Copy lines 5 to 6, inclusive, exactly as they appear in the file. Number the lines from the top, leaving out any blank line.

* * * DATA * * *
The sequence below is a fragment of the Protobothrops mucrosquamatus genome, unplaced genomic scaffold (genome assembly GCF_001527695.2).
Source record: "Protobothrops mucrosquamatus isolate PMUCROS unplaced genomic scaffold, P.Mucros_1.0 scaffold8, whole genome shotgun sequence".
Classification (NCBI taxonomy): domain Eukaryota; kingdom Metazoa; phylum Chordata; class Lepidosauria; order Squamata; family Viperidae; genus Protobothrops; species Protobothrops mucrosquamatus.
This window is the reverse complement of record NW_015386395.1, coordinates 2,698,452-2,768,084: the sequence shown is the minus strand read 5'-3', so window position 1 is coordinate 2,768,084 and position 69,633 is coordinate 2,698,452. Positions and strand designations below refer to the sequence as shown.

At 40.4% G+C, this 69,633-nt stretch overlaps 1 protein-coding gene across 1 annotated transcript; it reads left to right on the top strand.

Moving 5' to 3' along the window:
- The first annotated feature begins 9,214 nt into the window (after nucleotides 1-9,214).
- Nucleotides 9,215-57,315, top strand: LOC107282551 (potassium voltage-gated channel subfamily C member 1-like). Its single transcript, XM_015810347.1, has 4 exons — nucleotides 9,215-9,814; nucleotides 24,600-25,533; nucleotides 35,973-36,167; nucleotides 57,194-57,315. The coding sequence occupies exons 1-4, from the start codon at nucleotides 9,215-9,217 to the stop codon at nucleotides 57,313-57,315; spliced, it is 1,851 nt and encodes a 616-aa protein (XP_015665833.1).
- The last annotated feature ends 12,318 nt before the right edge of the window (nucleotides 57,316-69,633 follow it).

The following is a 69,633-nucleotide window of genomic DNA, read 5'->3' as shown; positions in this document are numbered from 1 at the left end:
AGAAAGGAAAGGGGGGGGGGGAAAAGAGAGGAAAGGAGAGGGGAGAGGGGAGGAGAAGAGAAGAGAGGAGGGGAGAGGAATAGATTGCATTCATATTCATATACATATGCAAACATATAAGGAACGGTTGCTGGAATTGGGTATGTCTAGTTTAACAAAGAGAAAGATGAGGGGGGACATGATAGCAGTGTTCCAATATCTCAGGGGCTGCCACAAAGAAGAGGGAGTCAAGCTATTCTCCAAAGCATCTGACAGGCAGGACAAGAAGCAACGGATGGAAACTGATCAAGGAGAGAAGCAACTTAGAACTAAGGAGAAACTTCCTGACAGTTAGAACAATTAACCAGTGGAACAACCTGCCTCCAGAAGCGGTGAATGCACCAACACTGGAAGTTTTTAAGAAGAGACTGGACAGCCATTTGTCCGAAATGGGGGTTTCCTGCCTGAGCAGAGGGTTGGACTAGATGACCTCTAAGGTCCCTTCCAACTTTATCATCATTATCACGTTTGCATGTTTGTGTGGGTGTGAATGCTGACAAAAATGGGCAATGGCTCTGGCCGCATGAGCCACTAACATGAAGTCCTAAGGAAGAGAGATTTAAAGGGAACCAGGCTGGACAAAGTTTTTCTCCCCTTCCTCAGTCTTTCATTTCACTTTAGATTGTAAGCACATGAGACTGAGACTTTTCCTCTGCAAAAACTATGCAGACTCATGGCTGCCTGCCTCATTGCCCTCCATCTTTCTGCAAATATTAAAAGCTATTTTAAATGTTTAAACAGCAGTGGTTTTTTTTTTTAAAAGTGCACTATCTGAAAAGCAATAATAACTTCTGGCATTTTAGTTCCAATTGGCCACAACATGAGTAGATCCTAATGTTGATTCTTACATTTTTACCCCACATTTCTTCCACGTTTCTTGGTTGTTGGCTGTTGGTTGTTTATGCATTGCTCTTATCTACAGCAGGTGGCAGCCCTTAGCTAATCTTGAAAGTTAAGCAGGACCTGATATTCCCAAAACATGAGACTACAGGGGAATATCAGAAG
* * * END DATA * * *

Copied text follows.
At 40.4% G+C, this 69,633-nt stretch overlaps 1 protein-coding gene across 1 annotated transcript; it reads left to right on the top strand.

Moving 5' to 3' along the window: